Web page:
The Makefile in dir "mycall" will have only one line:


    #####Makefile Start#####

    obj-y := mycall.o

    #####Makefile End#######


    --------------------------------------------------------------------------------

    13. New user space files, to be created, to test our system call

    --------------------------------------------------------------------------------

    14. testmycall.h (new user space header file to be created)
    testmycall.h



    Create a header file called testmycall.h. This header file should be included by any program calling our system call.

    Add three lines to it


    Line 1: This is needed because we need the definition of _syscall1.

    #include<linux/unistd.h>


    Line 2: This is needed because we need the number of our system call.

    #define __NR_mycall 317


    Line 3: This is needed for system calls with 1 argument. It is explained in detail below.

    _syscall1(long, mycall, int, i)


    So, our user header file looks like:


    /*---Start of header file------*/

    #include<linux/unistd.h>

    #define __NR_mycall 317

    _syscall1(long, mycall, int, i)

    /*---End of header file--------*/


    --------------------------------------------------------------------------------

    15. testmycall.c (new user space source file to be created)
    testmycall.c



    Create a C file called testmycall.c in the same directory as testmycall.h. The C file will look like:


    /*---Start of C file------*/

    #include<stdio.h>

    #include "testmycall.h"


    int main(void)

    {

    printf("%d\n", mycall(15));

    }

    /*---End of C file------*/

    //---------------------------------------------------------------------------------------------------------------------------------------

    but it's not working properly i dont know what is the problem and its very important for me to solve it
    when i compile testmycall its print -1 or a number like 4956566123 and dont print any thing to /var/log/messages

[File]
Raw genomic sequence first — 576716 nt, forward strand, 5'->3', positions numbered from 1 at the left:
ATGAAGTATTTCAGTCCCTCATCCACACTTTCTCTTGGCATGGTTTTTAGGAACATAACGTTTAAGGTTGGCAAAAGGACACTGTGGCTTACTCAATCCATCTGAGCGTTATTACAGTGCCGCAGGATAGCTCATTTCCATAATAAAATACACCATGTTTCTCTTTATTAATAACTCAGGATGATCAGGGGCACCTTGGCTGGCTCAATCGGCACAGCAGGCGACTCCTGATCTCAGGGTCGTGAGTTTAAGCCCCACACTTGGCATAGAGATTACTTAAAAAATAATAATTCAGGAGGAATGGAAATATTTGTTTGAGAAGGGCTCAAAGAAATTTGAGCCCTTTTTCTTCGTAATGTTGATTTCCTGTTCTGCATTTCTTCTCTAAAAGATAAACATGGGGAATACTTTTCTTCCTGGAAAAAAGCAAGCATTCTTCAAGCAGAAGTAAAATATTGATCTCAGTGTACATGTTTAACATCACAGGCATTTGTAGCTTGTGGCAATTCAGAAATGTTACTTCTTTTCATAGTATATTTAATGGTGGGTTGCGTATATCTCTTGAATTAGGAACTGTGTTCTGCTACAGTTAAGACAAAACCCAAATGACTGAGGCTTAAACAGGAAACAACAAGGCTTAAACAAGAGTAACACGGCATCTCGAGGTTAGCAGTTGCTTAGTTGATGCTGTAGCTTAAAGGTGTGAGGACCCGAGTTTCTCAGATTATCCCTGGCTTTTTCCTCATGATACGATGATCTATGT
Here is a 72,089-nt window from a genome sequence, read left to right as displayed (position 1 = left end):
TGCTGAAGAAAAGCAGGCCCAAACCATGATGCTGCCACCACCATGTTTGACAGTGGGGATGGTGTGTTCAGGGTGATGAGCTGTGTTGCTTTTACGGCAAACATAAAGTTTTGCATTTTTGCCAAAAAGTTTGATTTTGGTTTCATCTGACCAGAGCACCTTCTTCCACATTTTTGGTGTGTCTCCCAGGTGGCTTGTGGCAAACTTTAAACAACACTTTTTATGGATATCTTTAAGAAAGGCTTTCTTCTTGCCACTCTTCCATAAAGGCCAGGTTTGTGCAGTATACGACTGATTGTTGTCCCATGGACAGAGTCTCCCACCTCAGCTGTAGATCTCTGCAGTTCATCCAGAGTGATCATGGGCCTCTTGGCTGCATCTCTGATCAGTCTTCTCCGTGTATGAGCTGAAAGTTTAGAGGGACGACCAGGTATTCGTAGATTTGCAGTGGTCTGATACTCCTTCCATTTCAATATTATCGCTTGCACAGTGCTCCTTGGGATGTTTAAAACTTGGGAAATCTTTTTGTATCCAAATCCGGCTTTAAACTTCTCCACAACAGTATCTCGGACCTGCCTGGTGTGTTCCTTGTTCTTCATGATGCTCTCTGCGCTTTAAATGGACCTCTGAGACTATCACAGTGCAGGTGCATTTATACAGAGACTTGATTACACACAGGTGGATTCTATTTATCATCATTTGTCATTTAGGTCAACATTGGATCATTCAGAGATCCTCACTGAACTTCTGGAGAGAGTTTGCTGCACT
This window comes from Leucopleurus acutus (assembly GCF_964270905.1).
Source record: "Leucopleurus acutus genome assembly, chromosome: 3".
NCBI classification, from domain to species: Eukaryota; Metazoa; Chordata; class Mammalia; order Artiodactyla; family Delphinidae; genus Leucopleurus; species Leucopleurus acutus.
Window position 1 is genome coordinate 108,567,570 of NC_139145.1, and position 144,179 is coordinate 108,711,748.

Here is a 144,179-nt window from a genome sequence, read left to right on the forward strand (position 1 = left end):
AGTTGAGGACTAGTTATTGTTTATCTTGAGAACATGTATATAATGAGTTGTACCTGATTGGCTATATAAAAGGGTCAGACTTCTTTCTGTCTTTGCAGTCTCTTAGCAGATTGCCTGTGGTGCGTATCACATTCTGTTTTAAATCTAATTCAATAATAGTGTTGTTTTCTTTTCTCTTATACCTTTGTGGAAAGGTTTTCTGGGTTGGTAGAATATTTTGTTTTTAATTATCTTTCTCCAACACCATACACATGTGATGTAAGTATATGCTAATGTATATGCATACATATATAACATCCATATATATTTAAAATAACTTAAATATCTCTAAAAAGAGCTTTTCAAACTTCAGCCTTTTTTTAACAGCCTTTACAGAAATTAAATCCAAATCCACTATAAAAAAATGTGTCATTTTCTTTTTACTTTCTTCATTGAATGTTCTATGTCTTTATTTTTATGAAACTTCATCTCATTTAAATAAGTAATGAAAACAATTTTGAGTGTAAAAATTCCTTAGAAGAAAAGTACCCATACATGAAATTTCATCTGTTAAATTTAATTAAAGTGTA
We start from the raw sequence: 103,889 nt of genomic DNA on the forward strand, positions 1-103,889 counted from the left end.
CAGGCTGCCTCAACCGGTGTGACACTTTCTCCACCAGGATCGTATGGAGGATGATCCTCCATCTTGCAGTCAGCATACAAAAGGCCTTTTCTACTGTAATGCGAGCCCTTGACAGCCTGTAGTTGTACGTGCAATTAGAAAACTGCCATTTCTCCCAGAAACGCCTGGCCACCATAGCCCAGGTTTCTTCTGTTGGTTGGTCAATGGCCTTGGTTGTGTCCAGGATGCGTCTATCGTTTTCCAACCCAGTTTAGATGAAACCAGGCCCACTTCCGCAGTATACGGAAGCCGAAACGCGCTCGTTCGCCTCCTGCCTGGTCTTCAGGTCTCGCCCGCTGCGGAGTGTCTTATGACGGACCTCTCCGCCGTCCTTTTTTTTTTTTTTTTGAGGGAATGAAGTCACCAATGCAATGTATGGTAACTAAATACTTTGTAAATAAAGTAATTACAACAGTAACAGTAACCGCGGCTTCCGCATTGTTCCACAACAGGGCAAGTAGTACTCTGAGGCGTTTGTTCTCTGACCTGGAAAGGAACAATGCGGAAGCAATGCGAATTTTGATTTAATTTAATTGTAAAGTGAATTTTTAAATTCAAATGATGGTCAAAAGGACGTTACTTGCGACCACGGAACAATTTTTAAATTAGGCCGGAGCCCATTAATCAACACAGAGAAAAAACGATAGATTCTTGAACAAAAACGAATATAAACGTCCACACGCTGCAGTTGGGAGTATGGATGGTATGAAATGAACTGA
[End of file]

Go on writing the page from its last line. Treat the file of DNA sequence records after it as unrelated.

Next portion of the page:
im working with 2.6.34-12 Linux kernel

    Please help me .

    thanks a lot .

    Regards,
    Last edited by sherko; 07-23-2011 at 08:59 PM.

  2. #2
    Linux Guru Rubberman's Avatar
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    You built the kernel side as a kernel module? Did you install the mycall.ko file? If so, how did you do so? If so, can you see it with the "lsmod" command?
    Sometimes, real fast is almost as good as real time.
    Just remember, Semper Gumbi - always be flexible!

  3. #3
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    Quote Originally Posted by Rubberman View Post
    You built the kernel side as a kernel module? Did you install the mycall.ko file? If so, how did you do so? If so, can you see it with the "lsmod" command?
    no its a system call that use linkage.h in the toturials that i used there isnt any comment about .ko
    i use make command in root of my kernel :
    usr/src/linux/make
    and mycall.o and built-in.o and modules.built-in and modules.order created automatically by kernel then i use this command : gcc testmycall.c -o testmycall to create testmycall.o and then use ./testmycall.o to execute it

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    in the toturial says you should edit : usr/src/linux/arch/i386/kernel/syscall_table.s
    but in my linux in the i386 ther isnt any kernel directory and my arch is i686 and i conclude that i should go to x86 directory and edit usr/src/linux/arch/x86/kernel/syscall_table_32.s